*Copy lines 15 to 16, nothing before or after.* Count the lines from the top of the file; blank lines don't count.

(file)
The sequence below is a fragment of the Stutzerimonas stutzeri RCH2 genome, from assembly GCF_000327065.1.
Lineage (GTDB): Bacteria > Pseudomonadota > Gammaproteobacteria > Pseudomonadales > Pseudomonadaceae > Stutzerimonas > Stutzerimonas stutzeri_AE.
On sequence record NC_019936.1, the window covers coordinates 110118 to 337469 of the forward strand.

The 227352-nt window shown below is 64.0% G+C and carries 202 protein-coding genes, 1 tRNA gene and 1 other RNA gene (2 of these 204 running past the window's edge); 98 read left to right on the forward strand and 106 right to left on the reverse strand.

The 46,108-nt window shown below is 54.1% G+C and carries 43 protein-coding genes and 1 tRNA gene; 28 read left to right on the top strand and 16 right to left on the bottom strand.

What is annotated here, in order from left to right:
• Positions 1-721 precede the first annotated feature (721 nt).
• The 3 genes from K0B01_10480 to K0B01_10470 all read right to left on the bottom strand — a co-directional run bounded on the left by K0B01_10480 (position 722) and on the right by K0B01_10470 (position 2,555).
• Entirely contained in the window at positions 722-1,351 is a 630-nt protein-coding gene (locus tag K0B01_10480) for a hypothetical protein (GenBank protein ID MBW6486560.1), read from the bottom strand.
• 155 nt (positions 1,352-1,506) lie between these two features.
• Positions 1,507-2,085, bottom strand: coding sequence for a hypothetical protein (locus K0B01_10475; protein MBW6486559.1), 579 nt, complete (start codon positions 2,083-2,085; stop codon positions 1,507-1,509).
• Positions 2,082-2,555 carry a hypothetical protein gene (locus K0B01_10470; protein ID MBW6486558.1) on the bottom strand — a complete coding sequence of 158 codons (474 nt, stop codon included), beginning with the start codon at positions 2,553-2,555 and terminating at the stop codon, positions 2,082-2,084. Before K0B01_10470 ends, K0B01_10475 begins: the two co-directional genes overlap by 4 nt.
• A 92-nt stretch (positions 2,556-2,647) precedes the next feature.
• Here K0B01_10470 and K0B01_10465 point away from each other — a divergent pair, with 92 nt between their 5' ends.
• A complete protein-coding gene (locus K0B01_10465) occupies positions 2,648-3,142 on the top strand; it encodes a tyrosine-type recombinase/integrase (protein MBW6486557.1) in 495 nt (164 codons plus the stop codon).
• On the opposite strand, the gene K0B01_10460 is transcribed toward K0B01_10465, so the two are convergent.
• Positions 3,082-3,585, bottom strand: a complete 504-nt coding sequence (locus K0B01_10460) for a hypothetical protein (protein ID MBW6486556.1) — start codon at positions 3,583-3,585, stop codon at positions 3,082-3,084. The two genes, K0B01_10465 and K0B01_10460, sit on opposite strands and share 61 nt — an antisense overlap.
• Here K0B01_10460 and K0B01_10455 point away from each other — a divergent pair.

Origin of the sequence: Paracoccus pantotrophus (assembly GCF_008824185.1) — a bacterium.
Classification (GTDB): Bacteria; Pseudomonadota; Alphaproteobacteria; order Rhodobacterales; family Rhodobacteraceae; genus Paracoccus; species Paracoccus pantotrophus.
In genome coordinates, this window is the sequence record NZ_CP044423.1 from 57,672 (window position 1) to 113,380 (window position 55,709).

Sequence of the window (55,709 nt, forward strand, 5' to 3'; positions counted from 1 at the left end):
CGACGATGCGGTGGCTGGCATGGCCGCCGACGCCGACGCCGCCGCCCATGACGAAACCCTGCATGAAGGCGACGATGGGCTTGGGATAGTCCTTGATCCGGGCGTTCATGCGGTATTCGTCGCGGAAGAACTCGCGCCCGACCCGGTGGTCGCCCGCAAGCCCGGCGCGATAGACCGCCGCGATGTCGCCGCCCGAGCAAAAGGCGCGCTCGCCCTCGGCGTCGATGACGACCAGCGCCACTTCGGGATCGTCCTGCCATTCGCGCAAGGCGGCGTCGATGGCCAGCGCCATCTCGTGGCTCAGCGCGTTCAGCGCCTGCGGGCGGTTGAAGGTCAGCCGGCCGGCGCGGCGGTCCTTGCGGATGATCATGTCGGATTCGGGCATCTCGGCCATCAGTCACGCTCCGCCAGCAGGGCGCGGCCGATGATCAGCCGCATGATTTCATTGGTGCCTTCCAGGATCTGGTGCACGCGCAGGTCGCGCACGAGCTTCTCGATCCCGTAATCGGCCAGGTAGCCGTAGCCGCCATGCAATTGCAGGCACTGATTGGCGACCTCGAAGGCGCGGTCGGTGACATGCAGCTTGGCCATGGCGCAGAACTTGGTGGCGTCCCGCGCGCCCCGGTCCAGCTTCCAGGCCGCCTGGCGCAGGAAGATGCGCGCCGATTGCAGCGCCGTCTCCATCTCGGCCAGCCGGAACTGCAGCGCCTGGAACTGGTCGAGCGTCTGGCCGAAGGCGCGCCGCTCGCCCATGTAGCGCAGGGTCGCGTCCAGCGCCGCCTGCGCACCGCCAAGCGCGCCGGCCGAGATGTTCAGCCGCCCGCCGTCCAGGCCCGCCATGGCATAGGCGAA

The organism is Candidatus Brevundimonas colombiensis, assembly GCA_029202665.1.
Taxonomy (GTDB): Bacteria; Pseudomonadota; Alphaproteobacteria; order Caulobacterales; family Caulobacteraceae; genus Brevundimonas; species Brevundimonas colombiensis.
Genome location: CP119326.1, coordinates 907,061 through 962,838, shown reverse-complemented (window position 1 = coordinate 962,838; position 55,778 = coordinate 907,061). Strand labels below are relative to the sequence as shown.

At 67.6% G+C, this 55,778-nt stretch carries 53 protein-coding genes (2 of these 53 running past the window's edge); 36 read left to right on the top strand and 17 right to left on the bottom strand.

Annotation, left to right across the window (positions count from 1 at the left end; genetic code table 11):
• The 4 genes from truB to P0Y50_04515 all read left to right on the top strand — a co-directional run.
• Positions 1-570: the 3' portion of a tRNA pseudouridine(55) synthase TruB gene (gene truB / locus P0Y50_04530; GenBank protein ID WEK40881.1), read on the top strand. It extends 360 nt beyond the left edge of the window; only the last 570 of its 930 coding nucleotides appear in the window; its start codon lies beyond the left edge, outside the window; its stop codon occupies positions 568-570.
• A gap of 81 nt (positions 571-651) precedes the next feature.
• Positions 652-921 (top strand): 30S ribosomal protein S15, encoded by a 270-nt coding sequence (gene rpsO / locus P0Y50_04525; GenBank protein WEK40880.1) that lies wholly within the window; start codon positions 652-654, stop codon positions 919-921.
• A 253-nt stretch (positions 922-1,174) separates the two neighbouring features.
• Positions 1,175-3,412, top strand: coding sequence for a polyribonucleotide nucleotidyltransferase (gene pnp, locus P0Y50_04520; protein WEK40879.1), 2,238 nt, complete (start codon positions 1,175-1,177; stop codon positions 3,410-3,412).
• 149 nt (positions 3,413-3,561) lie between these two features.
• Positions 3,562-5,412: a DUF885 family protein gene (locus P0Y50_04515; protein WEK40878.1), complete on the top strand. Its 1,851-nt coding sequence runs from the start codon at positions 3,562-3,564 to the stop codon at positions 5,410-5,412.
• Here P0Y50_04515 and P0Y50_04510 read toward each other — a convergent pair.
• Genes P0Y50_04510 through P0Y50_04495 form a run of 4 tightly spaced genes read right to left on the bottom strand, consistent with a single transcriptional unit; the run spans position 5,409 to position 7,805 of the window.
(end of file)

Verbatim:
• A complete protein-coding gene (locus K0B01_10465) occupies positions 2,648-3,142 on the top strand; it encodes a tyrosine-type recombinase/integrase (protein MBW6486557.1) in 495 nt (164 codons plus the stop codon).
• On the opposite strand, the gene K0B01_10460 is transcribed toward K0B01_10465, so the two are convergent.